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4

If I have read your question correctly you seem to be stuck on the fact your mac does not have matching usernames (including root) with your server. You really don't need to use a matching username on the client when logging into or setting up access to a server. If you don't specify a username then the ssh client will assume your current username, but you ...


0

The problem is solved by removing non-ASCII characters from the name of the exe file. It is probably a bug of wine.


1

You can use sw_vers to determine this: $ sw_vers ProductName: Mac OS X ProductVersion: 10.14.5 BuildVersion: 18F132 Or, for a more succinct answer: $ sw_vers | awk '$1 ~ /ProductVersion/ { print $2 }' 10.14.5


1

You should be able to do this using Fedora Media Writer for OS X. Get the dmg file from https://github.com/FedoraQt/MediaWriter/releases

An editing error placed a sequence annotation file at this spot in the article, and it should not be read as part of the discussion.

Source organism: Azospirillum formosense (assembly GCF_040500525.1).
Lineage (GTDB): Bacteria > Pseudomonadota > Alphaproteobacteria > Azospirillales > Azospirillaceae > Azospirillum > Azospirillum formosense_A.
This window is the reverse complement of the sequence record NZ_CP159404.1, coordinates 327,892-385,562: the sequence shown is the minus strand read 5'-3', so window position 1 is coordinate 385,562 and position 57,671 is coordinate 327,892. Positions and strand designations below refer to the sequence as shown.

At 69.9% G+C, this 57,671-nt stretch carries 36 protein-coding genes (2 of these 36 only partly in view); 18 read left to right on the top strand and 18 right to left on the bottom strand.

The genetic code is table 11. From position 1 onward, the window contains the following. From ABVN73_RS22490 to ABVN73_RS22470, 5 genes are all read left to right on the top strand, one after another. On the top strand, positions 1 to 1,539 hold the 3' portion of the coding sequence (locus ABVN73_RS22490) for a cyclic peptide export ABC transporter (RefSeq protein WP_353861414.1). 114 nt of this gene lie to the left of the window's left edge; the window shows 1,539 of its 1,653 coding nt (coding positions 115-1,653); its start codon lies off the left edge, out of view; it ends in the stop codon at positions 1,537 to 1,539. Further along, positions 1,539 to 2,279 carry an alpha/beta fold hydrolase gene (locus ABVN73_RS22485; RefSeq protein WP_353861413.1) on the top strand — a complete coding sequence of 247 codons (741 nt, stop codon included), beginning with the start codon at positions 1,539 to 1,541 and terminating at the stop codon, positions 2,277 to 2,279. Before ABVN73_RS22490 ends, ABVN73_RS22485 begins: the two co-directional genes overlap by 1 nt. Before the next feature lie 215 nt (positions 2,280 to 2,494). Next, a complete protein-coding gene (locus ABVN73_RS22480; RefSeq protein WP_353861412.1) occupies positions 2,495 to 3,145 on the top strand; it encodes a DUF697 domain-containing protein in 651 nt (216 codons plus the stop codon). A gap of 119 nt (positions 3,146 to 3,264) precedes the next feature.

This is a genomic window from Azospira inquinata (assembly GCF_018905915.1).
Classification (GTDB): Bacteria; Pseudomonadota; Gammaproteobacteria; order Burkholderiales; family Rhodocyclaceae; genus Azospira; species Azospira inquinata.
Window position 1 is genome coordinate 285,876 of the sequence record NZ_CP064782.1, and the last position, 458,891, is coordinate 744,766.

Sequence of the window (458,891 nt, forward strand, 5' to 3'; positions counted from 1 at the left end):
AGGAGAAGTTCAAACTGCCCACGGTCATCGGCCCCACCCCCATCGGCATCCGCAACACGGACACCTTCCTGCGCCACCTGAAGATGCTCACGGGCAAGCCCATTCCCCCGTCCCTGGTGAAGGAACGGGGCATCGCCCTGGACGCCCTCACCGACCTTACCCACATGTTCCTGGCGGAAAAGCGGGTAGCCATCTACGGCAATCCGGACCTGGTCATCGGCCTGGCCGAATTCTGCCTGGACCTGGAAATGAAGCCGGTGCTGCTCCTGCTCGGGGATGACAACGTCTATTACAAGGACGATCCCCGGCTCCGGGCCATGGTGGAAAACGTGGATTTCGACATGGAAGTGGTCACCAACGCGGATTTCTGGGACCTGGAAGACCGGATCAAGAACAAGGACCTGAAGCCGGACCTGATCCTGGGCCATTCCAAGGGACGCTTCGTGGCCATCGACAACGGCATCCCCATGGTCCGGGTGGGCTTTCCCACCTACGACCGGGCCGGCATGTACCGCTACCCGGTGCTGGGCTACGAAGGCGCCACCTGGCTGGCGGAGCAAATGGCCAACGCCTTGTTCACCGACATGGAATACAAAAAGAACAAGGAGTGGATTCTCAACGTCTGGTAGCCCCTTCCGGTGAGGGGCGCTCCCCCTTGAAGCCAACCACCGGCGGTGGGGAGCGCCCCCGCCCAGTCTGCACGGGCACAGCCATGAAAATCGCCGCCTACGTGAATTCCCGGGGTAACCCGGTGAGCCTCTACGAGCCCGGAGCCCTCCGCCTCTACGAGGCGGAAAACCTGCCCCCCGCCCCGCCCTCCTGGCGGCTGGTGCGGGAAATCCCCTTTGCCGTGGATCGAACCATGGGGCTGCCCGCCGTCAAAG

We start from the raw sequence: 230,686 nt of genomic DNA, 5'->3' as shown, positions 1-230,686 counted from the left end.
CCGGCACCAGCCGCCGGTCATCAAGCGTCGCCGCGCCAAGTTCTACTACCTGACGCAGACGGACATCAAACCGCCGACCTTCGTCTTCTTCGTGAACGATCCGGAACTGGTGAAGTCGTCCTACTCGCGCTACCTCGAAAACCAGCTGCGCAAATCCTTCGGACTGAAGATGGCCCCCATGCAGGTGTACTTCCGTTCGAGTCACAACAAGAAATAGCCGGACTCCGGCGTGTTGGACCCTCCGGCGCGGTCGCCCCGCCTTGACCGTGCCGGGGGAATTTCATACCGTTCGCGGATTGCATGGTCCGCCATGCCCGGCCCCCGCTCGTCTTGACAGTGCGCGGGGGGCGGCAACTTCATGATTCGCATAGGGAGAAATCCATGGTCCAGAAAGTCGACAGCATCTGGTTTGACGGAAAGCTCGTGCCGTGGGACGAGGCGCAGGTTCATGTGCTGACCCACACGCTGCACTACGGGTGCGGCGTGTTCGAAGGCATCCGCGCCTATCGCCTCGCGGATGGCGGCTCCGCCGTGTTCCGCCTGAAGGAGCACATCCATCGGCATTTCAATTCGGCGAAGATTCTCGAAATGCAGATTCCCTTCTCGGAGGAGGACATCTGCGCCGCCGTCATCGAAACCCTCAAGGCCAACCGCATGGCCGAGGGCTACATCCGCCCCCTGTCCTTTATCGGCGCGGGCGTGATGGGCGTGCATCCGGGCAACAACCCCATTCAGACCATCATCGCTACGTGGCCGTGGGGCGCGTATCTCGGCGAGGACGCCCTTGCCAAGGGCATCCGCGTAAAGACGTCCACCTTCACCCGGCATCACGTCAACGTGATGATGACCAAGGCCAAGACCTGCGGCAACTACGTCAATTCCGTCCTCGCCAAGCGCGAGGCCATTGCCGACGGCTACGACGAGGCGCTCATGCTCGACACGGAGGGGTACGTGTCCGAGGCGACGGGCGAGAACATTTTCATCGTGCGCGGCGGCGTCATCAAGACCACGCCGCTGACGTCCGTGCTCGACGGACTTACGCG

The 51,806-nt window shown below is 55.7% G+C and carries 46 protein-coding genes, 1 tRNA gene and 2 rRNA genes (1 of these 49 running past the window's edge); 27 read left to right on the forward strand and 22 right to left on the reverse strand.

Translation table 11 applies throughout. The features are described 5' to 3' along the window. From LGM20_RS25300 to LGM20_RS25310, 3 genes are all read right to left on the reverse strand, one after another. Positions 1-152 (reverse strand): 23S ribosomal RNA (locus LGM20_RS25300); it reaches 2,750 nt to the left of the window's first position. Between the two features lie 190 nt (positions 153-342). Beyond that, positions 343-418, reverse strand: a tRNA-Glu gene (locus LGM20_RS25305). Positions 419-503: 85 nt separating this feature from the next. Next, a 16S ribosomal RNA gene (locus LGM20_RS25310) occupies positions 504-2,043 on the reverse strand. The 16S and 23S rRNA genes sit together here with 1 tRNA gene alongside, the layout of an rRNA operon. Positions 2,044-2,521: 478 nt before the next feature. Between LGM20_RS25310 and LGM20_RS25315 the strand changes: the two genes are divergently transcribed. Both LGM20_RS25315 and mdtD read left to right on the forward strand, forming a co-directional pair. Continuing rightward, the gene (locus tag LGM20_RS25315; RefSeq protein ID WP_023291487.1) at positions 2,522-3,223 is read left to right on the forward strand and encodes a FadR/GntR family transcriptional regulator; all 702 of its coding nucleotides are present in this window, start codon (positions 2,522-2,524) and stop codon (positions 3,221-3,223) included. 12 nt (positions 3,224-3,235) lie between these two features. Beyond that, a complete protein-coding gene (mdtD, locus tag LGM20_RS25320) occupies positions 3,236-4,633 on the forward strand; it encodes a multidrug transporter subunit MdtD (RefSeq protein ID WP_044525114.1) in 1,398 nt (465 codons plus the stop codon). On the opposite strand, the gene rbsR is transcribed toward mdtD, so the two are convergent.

0

You can also use echo inside sed: sed -i "s/$(echo '\t')//g"


0

I created a /tmp/sudoers file with content in John Militer answer and ran a variation of tmm1 command. osascript -e 'do shell script "cat /tmp/sudoers > /etc/sudoers; chown root:wheel /etc/sudoers" with administrator privileges' Nice!!!


4

sed -i backup -E '/<update>/s/[0-9]{4}-[0-9]{2}-[0-9]{2}/2019-06-30/;/<version>/s/[0-9]\.[0-9]{1,2}/1.28/' * -i backup means to edit the files at their place, but keep a backup file with extension backup. You can delete them if the command did what you expected. If it did something else you'll be happy to have the backups! -E is for extended ...


0